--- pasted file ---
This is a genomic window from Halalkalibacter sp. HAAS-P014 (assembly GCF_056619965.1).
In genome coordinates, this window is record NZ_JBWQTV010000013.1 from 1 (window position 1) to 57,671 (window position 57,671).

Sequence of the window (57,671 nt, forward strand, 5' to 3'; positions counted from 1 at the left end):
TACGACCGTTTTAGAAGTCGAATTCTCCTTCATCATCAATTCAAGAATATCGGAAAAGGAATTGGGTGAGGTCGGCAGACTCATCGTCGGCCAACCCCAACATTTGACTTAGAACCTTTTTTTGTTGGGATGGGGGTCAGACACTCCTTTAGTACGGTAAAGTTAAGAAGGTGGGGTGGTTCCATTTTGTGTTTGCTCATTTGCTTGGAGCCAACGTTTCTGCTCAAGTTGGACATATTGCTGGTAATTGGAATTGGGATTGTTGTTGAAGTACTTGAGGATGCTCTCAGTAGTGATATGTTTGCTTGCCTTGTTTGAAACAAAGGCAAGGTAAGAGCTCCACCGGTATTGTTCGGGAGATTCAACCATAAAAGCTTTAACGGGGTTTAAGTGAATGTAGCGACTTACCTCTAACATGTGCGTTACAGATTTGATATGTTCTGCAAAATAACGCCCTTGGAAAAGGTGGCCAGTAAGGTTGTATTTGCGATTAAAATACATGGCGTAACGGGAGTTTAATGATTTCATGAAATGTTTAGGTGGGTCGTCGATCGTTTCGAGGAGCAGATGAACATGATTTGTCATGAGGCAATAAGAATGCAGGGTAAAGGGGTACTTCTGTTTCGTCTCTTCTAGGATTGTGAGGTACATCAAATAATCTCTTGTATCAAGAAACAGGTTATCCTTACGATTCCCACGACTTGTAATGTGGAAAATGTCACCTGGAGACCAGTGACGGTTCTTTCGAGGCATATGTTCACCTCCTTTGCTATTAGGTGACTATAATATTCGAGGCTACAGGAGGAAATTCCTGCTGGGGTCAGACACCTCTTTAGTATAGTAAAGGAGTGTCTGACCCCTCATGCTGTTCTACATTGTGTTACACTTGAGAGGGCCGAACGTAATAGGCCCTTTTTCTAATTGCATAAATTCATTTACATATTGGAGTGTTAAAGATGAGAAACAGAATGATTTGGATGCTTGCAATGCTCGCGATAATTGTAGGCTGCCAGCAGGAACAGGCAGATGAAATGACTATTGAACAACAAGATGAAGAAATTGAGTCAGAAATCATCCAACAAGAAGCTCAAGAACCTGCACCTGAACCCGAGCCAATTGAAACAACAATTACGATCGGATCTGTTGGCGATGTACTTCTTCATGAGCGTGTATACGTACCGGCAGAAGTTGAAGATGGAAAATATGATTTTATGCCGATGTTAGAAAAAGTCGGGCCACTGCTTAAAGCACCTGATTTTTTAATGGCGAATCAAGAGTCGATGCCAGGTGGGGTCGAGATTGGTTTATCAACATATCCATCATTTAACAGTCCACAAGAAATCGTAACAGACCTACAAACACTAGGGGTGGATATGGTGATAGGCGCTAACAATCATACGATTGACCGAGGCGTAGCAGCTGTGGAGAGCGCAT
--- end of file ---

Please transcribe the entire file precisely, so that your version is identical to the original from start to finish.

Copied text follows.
This is a genomic window from Halalkalibacter sp. HAAS-P014 (assembly GCF_056619965.1).
In genome coordinates, this window is record NZ_JBWQTV010000013.1 from 1 (window position 1) to 57,671 (window position 57,671).

Sequence of the window (57,671 nt, forward strand, 5' to 3'; positions counted from 1 at the left end):
TACGACCGTTTTAGAAGTCGAATTCTCCTTCATCATCAATTCAAGAATATCGGAAAAGGAATTGGGTGAGGTCGGCAGACTCATCGTCGGCCAACCCCAACATTTGACTTAGAACCTTTTTTTGTTGGGATGGGGGTCAGACACTCCTTTAGTACGGTAAAGTTAAGAAGGTGGGGTGGTTCCATTTTGTGTTTGCTCATTTGCTTGGAGCCAACGTTTCTGCTCAAGTTGGACATATTGCTGGTAATTGGAATTGGGATTGTTGTTGAAGTACTTGAGGATGCTCTCAGTAGTGATATGTTTGCTTGCCTTGTTTGAAACAAAGGCAAGGTAAGAGCTCCACCGGTATTGTTCGGGAGATTCAACCATAAAAGCTTTAACGGGGTTTAAGTGAATGTAGCGACTTACCTCTAACATGTGCGTTACAGATTTGATATGTTCTGCAAAATAACGCCCTTGGAAAAGGTGGCCAGTAAGGTTGTATTTGCGATTAAAATACATGGCGTAACGGGAGTTTAATGATTTCATGAAATGTTTAGGTGGGTCGTCGATCGTTTCGAGGAGCAGATGAACATGATTTGTCATGAGGCAATAAGAATGCAGGGTAAAGGGGTACTTCTGTTTCGTCTCTTCTAGGATTGTGAGGTACATCAAATAATCTCTTGTATCAAGAAACAGGTTATCCTTACGATTCCCACGACTTGTAATGTGGAAAATGTCACCTGGAGACCAGTGACGGTTCTTTCGAGGCATATGTTCACCTCCTTTGCTATTAGGTGACTATAATATTCGAGGCTACAGGAGGAAATTCCTGCTGGGGTCAGACACCTCTTTAGTATAGTAAAGGAGTGTCTGACCCCTCATGCTGTTCTACATTGTGTTACACTTGAGAGGGCCGAACGTAATAGGCCCTTTTTCTAATTGCATAAATTCATTTACATATTGGAGTGTTAAAGATGAGAAACAGAATGATTTGGATGCTTGCAATGCTCGCGATAATTGTAGGCTGCCAGCAGGAACAGGCAGATGAAATGACTATTGAACAACAAGATGAAGAAATTGAGTCAGAAATCATCCAACAAGAAGCTCAAGAACCTGCACCTGAACCCGAGCCAATTGAAACAACAATTACGATCGGATCTGTTGGCGATGTACTTCTTCATGAGCGTGTATACGTACCGGCAGAAGTTGAAGATGGAAAATATGATTTTATGCCGATGTTAGAAAAAGTCGGGCCACTGCTTAAAGCACCTGATTTTTTAATGGCGAATCAAGAGTCGATGCCAGGTGGGGTCGAGATTGGTTTATCAACATATCCATCATTTAACAGTCCACAAGAAATCGTAACAGACCTACAAACACTAGGGGTGGATATGGTGATAGGCGCTAACAATCATACGATTGACCGAGGCGTAGCAGCTGTGGAGAGCGCAT